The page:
Not Cease from Exploration

Wednesday, September 23, 2009

Learning How To Use A New System/Application

If for no other reason than I feel like it (which actually is the only motivation behind my writing anything anyway), here are some Professional tips on learning how to use a new system/application:

Purpose - First understand that the system is supposed...and not supposed...to do. Know what you are dealing with so that you don't end up expecting it to do something that it was never designed to do. Nothing is more frustrating than trying to figure out how to do something on a system only to later discover that it doesn't actually do that thing anyway.

Terminology
- Often overlooked but very important...get a list of system terms and definitions. Sometimes one system will use a common term to mean something very specific to that application, so make sure understand what the terms mean.

Get 'Hands-On' Instruction
- Systems are tactile things...in other words to work with them you actually have to touch, manipulate, change them. It's my opinion that you really can't get an effective introduction to a system without actually using it.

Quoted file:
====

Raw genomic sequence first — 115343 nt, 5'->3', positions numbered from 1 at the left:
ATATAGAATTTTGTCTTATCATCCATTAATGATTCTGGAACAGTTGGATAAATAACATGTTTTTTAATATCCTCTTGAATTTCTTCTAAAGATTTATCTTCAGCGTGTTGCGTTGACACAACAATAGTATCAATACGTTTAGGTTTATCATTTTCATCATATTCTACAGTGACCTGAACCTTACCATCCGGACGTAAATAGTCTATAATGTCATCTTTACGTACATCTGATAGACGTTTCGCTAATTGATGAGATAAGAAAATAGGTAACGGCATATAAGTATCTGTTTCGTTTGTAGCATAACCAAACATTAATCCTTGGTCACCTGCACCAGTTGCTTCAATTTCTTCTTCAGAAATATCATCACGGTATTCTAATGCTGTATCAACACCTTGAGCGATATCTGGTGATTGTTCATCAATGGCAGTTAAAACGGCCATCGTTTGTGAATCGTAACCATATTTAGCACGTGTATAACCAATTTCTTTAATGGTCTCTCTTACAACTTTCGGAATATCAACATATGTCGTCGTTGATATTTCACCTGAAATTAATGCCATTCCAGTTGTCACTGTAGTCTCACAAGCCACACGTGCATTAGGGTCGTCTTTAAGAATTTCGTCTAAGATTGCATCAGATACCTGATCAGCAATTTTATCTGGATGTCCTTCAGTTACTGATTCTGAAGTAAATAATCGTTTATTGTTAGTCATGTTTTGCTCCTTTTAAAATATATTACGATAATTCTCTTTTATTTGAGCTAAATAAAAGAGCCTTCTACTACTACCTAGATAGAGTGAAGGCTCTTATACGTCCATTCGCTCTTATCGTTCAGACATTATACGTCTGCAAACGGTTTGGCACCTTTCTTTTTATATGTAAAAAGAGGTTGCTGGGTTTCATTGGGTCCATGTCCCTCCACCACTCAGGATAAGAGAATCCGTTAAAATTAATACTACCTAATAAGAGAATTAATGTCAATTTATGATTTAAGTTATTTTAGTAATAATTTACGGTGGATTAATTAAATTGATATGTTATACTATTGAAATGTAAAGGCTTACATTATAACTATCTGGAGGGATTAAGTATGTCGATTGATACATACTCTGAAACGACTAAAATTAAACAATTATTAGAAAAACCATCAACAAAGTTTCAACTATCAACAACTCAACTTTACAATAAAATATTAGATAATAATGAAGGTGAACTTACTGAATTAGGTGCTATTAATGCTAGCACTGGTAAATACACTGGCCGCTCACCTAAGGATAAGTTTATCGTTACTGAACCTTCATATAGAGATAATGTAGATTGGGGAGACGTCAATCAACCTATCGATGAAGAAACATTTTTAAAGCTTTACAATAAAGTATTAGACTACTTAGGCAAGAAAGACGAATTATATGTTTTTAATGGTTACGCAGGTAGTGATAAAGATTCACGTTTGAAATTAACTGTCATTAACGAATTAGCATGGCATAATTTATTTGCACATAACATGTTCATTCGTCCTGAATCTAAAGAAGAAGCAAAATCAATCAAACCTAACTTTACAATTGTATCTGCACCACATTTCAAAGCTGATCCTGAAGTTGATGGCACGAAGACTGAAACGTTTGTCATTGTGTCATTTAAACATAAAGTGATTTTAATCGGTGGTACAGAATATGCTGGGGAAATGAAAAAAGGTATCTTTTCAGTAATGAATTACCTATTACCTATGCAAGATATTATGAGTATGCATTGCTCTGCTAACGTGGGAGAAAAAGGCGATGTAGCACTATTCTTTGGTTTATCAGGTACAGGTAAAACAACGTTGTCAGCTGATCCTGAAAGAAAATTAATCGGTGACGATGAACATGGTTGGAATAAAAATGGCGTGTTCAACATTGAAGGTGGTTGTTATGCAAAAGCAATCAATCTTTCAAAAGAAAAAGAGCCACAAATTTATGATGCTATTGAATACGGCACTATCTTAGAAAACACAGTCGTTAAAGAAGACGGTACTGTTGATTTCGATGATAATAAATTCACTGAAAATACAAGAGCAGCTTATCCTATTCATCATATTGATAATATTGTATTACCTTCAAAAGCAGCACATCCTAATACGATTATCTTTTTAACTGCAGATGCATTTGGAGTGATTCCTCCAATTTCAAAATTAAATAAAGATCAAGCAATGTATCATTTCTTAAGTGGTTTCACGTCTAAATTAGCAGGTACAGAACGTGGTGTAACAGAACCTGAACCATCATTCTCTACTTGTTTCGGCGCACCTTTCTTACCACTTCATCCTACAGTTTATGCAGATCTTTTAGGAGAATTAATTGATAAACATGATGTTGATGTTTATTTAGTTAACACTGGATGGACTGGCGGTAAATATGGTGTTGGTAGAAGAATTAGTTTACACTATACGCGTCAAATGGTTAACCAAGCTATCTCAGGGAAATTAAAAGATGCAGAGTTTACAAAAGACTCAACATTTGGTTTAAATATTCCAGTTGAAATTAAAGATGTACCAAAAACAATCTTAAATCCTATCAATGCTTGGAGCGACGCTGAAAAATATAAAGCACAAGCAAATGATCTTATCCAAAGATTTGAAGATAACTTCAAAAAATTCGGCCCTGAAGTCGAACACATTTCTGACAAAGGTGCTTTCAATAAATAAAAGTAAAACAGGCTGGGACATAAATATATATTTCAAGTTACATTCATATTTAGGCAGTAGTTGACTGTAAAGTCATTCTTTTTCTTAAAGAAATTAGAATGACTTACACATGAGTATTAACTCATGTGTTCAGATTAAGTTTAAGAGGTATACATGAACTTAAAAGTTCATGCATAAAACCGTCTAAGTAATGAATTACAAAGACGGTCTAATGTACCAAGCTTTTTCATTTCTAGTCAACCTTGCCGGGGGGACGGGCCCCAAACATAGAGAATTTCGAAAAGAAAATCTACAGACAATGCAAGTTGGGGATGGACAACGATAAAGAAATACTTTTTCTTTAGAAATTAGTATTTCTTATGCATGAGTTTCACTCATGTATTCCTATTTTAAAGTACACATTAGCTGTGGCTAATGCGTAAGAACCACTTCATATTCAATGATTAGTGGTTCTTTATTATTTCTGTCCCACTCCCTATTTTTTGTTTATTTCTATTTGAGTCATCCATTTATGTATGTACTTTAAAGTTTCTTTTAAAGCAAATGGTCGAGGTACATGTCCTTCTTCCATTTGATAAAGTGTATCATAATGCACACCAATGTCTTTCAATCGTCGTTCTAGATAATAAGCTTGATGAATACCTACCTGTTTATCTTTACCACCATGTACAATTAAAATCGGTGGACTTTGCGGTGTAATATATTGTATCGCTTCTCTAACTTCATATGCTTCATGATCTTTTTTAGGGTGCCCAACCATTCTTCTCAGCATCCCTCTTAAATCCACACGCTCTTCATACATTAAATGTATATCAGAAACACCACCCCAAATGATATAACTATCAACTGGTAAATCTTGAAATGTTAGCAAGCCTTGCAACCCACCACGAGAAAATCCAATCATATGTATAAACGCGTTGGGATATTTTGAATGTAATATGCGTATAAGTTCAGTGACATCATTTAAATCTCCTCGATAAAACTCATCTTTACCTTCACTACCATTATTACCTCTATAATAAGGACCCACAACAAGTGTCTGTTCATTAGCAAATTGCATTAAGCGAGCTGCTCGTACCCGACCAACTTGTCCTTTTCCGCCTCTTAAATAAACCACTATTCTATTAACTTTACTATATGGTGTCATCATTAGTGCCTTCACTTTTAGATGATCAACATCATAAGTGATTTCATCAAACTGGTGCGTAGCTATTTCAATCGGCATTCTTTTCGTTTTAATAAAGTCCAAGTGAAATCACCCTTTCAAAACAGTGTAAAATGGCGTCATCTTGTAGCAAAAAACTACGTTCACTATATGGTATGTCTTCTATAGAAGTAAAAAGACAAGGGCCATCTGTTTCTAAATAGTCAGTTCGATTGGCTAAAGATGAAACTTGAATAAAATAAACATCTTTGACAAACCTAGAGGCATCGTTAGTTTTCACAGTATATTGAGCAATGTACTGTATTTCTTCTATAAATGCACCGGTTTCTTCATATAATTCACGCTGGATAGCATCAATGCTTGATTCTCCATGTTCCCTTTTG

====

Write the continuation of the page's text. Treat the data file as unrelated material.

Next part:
(Depending on the above) Actually Be There - If you are receiving classroom training on a system, actually be there. What do I really mean? Well...
...turn the cell phone off
...don't sit by your best friend (or that man/woman you love to flirt with)
...be comfortable...if you need to use the bathroom, then use the bathroom

Ask Questions
- If you are receiving classroom instruction then never be afraid the ask the instructor whatever questions come to mind. There really aren't any dumb questions; often times people will ask me questions where they really don't need to have me tell them the answer, but rather they need to ask the question out-loud in order to figure out the answer themselves...which is okay with me (hell I love it...that's one less question I have to answer!).

Help
- Know where to get help once you leave the classroom.

Practice
, Practice, Practice - The dirty secret about training in general is that you really don't retain an awful lot of what you are taught in a classroom. The real learning occurs when you take the bits and pieces of what you learned in a classroom and them try to apply them in your real-world situation. Ideally get some practice within 24 hours of the classroom training.

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